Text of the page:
High-Fat, Copper-Rich Diets Associated with Increased Rates of Cognitive Decline in Older Adults

Among older adults whose diets are high in saturated and trans fats, a high intake of copper may be associated with an accelerated rate of decline in thinking, learning and memory abilities, according to a report in the August issue of Archives of Neurology, (full pdf article) one of the JAMA/Archives journals.

Although copper, zinc and iron are essential for brain development and function, an imbalance of these metals may play a role in the development of brain plaques associated with Alzheimer’s disease. Previous studies have also linked fat intake, especially that of saturated and trans fats, to Alzheimer’s disease and other forms of cognitive difficulties, according to background information in the article. One recent animal study found that the consumption of copper in drinking water could amplify the degenerative effects of a high-fat diet on rabbit brains.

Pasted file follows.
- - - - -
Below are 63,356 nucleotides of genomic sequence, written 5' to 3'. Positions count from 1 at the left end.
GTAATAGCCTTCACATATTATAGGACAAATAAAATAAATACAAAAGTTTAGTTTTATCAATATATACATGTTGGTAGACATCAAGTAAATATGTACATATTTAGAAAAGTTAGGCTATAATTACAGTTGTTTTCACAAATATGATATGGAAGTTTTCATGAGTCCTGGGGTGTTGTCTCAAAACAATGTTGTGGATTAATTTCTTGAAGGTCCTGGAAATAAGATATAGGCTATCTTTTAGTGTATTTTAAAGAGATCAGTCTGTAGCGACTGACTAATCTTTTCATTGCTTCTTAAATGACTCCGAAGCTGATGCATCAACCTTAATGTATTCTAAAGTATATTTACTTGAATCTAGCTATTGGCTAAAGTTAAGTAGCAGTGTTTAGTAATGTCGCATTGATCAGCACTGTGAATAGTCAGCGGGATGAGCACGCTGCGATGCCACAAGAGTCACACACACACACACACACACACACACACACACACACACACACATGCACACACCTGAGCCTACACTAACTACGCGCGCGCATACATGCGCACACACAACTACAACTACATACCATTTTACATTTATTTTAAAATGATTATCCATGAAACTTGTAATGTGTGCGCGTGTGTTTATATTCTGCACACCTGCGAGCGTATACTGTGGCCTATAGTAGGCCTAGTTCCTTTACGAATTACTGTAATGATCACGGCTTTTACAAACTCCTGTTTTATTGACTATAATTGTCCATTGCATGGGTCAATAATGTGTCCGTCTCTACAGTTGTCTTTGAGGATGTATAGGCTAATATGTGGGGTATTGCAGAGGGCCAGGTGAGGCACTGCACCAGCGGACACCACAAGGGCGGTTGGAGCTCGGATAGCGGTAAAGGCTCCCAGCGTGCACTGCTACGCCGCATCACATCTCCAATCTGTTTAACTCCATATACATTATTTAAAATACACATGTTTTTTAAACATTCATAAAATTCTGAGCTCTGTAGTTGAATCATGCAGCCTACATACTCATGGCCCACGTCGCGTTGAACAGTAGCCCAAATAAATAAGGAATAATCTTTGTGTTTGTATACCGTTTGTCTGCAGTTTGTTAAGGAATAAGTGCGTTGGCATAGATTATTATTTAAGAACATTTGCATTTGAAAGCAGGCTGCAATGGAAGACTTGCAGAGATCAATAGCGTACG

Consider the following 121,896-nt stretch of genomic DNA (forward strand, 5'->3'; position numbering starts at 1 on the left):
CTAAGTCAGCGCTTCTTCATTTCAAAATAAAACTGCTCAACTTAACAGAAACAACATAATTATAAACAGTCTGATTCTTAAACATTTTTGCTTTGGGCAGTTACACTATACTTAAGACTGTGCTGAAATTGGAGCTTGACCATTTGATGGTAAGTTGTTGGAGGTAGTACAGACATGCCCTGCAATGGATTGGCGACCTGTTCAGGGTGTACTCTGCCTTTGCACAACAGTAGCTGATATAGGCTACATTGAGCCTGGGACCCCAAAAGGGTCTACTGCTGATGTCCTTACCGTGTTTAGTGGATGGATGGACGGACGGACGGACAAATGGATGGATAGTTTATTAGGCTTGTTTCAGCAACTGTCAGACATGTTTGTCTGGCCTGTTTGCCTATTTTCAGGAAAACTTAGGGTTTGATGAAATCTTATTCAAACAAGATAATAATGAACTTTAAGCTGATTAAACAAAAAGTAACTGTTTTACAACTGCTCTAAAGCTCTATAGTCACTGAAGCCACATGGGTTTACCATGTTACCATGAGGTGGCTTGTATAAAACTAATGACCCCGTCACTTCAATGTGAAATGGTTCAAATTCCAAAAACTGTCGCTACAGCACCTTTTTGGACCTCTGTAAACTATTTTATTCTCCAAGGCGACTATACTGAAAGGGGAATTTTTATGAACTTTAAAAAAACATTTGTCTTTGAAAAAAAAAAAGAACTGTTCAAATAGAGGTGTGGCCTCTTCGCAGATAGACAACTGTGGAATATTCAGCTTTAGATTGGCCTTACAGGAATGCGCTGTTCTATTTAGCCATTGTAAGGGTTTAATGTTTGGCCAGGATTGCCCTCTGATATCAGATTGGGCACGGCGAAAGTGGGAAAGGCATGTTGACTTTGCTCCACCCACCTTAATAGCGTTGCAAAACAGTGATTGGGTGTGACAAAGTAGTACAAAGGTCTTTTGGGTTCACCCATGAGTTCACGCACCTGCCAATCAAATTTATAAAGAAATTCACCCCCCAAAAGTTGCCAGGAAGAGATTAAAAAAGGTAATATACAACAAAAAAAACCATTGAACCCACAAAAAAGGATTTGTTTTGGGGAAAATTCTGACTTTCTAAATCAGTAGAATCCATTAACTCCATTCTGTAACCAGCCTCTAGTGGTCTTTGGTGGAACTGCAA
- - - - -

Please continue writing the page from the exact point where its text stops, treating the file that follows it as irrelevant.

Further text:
Martha Clare Morris, Sc.D., associated professor at the Institute for Healthy Aging at Rush University Medical Center, and her colleagues assessed the connection between dietary fat and dietary copper intake in 3,718 Chicago residents age 65 years and older. Participants underwent cognitive testing at the beginning of the study, after three years and after six years. An average of one year after the study began, they filled out a questionnaire about their diets. The dietary recommended allowance of copper for adults is .9 milligrams per day. Organ meats, such as liver, and shellfish are the foods with the highest copper levels, followed by nuts, seeds, legumes, whole grains, potatoes, chocolate and some fruits. Copper pipes may also add trace amounts of the metal to drinking water.